It’s hard out there for a shark.
A critical barometer to the health of ocean ecosystems, shark and ray populations have faced significant global declines from overfishing, habitat loss, and environment degradation. Add to the mix a slow reproductive cycle – female great white sharks take approximately 30 years to reach sexual maturity, for instance – and the broader logistical challenges of trying to monitor animals with ranges that can exceed 10,000 nautical miles, and the task of protecting sharks becomes even more daunting.
But there is some good news for sharks and rays: Researchers from Virginia Tech’s College of Natural Resources and Environment are part of a group of scientists that used temporal and spatial comparisons to reveal that extinction risks can be significantly reduced by having effective fisheries management and policies in place to ensure the survival of these vulnerable species. The results were recently published in the Proceedings of the National Academy of Sciences.
“Our research focuses on a specific suite of coastal sharks and rays, all wide-ranging animals with broad distributions across the Atlantic Ocean,” said Holly Kindsvater, assistant professor in the Department of Fish and Wildlife Conservation and one of the authors of the paper. “That means you’ll see the same species in the coastal waters of North, Central, and South America.”
This distribution pattern provided the research team with the opportunity to study the impact of fisheries management on shark populations. Using decades of data, researchers were able to track shark and ray populations in western Atlantic waters and measure population changes since the U.S. Department of Commerce asked the National Marine Fisheries Service to implement a Fishery Management Plan for Atlantic sharks in 1993.
“It took years of work to gather data on shark populations and fisheries data,” said Nathan Pacoureau, a postdoctoral research fellow at Simon Fraser University in Canada, the paper’s lead author, and a former postdoctoral research fellow at Virginia Tech. “From there, the challenge was determining the primary elements to the recovery of sharks in some areas and driving increased extinction risk in others.”
Kindsvater, who was a primary investigator for grants that funded this research, explained that cultivating a robust data set and correlating that to conservation efforts required extensive collaboration between universities around the world, national agencies such as the National Oceanic and Atmospheric Administration, and global research groups, including the International Union for Conservation of Nature’s Shark Specialist Group.
“A central part of my role in this project was to facilitate in the research design,” she said. “We built on the findings of people who are experts in shark and ray ecology – those individuals and groups who did the assessments and compiled the data – and worked to combine and translate their expertise into a scientific comparison that is meaningful and important.”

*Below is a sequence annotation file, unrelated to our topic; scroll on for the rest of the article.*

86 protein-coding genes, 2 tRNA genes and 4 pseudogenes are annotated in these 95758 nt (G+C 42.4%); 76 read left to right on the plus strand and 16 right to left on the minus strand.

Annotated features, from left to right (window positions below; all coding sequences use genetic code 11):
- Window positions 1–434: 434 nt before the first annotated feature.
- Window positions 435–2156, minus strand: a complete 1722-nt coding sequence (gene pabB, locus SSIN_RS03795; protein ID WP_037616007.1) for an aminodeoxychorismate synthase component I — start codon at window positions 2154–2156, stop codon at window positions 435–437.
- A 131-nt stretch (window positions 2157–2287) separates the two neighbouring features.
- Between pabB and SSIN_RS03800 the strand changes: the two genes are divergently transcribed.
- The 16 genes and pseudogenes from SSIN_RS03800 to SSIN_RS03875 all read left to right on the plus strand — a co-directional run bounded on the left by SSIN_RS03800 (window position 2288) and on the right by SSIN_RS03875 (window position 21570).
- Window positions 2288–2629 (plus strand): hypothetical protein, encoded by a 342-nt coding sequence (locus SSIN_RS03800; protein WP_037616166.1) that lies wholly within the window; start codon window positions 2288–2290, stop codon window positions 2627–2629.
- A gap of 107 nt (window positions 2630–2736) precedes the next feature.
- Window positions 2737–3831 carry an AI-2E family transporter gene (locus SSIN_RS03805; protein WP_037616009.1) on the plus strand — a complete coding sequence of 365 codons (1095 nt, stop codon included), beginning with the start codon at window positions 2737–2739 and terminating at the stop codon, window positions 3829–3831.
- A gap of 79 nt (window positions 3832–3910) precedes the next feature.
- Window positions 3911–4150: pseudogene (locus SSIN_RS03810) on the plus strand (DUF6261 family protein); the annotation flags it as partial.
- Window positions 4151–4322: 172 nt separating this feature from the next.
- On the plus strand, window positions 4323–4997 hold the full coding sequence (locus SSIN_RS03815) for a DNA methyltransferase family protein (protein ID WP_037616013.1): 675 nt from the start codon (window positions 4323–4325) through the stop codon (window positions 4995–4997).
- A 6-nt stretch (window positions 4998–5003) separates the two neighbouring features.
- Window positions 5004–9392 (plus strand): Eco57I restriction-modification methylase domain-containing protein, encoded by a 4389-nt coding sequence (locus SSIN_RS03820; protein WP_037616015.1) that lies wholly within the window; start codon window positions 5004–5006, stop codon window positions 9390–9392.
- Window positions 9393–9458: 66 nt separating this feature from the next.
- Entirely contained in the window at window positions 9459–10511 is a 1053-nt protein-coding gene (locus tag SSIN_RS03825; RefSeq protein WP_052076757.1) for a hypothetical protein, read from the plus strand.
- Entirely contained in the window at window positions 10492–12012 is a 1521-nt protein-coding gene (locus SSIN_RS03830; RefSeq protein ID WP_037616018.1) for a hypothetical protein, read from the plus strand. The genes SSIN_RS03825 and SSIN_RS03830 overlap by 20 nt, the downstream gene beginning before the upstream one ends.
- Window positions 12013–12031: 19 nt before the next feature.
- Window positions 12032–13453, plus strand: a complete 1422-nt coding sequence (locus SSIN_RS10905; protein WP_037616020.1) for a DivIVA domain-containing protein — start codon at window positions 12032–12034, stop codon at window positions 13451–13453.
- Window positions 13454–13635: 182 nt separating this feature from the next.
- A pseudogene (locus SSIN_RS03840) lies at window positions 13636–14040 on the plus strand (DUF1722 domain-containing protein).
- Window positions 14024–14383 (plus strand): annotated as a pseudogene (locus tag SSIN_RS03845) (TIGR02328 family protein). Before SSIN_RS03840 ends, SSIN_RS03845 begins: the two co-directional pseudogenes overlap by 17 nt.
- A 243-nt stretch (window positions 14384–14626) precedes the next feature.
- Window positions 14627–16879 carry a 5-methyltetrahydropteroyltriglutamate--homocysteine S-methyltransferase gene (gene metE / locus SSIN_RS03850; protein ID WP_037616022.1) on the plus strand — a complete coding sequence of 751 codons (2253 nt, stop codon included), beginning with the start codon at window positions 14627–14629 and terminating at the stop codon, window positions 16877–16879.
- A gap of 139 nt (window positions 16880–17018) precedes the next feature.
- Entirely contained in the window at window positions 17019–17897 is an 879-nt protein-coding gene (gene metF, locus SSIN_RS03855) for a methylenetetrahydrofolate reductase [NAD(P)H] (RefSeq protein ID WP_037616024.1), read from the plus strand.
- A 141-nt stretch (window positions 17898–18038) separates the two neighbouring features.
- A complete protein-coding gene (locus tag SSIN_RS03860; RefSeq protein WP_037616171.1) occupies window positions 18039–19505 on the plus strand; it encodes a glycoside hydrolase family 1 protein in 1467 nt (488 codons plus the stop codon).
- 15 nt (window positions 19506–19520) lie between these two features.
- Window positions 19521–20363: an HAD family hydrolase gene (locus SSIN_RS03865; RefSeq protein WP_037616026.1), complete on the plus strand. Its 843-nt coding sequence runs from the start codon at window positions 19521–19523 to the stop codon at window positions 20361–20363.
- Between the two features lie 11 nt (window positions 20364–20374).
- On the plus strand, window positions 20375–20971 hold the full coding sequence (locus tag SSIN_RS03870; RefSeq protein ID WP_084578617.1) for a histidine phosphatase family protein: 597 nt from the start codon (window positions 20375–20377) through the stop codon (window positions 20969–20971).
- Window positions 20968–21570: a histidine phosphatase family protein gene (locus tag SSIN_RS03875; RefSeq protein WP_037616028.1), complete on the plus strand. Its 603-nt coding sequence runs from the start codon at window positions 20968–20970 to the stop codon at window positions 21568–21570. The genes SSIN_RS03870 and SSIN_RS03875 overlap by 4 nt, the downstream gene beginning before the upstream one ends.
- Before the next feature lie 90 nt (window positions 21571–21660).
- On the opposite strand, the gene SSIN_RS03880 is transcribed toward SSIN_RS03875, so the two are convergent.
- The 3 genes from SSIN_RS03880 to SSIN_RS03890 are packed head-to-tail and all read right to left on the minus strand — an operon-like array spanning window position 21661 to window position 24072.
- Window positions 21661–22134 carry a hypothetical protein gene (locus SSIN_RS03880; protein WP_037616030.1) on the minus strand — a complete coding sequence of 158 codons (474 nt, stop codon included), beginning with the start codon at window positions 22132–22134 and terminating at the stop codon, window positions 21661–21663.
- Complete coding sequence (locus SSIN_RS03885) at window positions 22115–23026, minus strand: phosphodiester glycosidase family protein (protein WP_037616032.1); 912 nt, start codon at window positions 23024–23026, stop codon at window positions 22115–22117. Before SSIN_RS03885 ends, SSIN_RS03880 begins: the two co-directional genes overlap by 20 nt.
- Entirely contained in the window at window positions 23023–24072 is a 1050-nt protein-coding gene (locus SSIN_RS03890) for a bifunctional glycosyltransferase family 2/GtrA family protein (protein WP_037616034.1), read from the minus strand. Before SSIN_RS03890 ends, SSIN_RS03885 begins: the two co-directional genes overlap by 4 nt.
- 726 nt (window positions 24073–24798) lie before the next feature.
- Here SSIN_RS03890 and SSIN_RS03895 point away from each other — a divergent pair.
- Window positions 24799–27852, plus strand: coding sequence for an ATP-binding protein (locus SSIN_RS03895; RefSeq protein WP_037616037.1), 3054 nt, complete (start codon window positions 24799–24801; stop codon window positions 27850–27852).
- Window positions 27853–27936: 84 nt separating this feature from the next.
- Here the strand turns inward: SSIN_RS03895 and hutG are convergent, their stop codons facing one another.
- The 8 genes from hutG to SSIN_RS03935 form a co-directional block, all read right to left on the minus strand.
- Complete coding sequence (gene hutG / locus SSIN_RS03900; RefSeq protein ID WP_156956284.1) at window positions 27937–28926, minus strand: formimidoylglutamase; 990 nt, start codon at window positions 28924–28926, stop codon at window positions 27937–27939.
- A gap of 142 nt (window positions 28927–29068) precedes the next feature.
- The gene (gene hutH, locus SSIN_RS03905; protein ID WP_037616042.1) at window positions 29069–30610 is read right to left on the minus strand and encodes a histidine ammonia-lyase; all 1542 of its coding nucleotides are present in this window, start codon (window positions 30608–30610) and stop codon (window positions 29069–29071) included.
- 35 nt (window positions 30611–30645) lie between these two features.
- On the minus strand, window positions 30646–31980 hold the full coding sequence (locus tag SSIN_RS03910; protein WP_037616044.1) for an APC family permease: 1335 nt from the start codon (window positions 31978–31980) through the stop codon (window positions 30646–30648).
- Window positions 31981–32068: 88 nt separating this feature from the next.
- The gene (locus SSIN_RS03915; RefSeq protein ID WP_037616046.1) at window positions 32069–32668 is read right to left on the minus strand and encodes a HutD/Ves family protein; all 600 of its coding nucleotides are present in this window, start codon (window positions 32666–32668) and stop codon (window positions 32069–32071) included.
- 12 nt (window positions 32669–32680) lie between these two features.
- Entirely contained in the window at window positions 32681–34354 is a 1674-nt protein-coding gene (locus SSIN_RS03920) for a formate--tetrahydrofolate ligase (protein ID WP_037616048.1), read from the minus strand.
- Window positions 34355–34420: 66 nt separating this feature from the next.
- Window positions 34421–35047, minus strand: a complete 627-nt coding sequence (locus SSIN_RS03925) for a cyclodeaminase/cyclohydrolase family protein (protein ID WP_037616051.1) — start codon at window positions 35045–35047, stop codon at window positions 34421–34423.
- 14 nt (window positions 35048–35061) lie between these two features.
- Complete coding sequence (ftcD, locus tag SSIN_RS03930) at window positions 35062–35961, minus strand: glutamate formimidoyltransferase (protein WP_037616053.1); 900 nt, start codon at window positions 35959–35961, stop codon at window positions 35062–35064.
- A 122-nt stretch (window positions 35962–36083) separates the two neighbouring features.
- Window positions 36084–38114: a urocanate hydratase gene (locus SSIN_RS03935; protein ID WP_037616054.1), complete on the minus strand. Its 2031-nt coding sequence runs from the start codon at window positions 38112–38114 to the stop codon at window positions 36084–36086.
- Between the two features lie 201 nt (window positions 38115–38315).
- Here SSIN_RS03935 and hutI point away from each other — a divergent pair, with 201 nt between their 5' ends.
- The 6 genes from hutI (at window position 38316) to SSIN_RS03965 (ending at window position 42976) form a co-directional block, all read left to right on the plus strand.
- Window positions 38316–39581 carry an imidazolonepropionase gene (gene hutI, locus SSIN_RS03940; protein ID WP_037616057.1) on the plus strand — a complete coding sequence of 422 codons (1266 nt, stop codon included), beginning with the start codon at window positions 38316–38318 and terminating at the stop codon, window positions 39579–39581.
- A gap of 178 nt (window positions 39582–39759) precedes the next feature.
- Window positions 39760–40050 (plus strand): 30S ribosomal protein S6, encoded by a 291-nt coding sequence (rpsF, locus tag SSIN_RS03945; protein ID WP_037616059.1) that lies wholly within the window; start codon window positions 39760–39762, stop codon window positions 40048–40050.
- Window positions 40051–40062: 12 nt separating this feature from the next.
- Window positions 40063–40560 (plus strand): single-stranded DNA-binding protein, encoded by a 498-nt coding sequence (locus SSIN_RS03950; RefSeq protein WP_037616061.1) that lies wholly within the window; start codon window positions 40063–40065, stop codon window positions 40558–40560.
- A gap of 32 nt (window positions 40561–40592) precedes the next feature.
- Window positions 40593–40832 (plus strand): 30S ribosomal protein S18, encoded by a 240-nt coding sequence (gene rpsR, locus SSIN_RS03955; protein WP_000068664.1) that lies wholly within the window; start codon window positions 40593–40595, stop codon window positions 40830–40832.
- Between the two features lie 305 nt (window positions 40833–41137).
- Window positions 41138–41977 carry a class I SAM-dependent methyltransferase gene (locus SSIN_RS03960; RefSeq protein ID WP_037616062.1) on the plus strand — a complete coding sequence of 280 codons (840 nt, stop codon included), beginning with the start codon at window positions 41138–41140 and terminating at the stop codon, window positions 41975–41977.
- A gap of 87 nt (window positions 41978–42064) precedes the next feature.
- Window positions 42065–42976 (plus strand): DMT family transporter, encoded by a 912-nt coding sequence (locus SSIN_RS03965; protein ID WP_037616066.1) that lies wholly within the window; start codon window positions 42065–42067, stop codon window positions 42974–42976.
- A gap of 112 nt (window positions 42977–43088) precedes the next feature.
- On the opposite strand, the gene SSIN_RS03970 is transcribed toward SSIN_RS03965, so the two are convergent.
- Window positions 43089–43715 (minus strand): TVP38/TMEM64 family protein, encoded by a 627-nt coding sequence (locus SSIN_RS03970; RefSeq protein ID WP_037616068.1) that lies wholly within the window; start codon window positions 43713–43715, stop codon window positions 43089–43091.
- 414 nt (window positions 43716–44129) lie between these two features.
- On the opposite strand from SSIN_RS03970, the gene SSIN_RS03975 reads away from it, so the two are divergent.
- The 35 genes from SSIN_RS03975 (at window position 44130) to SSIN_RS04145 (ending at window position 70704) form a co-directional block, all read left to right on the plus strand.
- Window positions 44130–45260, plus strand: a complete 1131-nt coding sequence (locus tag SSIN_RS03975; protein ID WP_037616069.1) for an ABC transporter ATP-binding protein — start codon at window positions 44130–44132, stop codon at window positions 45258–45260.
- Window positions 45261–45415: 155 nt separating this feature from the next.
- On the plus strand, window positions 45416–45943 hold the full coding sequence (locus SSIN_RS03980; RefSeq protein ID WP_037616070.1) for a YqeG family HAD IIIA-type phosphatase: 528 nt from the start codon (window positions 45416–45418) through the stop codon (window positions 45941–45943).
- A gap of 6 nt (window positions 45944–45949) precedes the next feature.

The findings show a positive trajectory for shark populations where regulations have been put in place, with large species such as the great white, tiger, and great hammerhead shark – which are elsewhere endangered – all showing clear signs of population recovery in northern Atlantic waters.
“You can see it in the data,” said Kindsvater, an affiliate faculty member of the Global Change Center and the Center for Coastal Studies. “Even in places where fishing intensity is high but management exists, the regional status of these endangered species is improving significantly.
Sharks and rays still face challenges: The group’s finding demonstrates that coastal populations in the southern Atlantic remain critically threatened, and the demand for shark meat and fins can provide lucrative livelihoods to fishers, despite international treaties in place to prevent the trade of shark and ray species that are fished unsustainably. Sharks and rays also are caught unintentionally in fisheries for bony fishes: Without robust policy measures, this can significantly reduce their populations.
Still, Pacoureau is careful to not assign fault on specific nations, as conservation of wide-ranging marine species like sharks is a global challenge.
“The aim of our work isn’t to point at specific countries,” said Pacoureau. “Instead, we’re making a general alignment: We now know that we can rebuild populations with better management of fisheries.”
Professor Joel Snodgrass, head of the Department of Fish and Wildlife Conservation, said this collaborative research is critical to the protection of sharks and rays.
“Our marine fisheries are some of the most threatened natural resources, and it will take teams of scientists and conservationists working collaboratively to prevent the extinction of some of the world’s more charismatic creatures,” Snodgrass said. “This publication is a great example of such a collaboration, and it gives us hope that our hard work in conservation can make a difference.”
Kindsvater, whose lab at Virginia Tech aims to solve conservation challenges by understanding connections between evolution and ecology of managed or threatened species, is optimistic that management of fisheries has been demonstrated as an effective avenue toward providing protection for endangered species.
“In the milieu of marine conservation, some think it’s hopeless to try to manage shark fisheries, that illegal trade will always exist,” she said. “What this research shows is that it is possible to significantly improve the population health of a species by monitoring and managing fisheries.”
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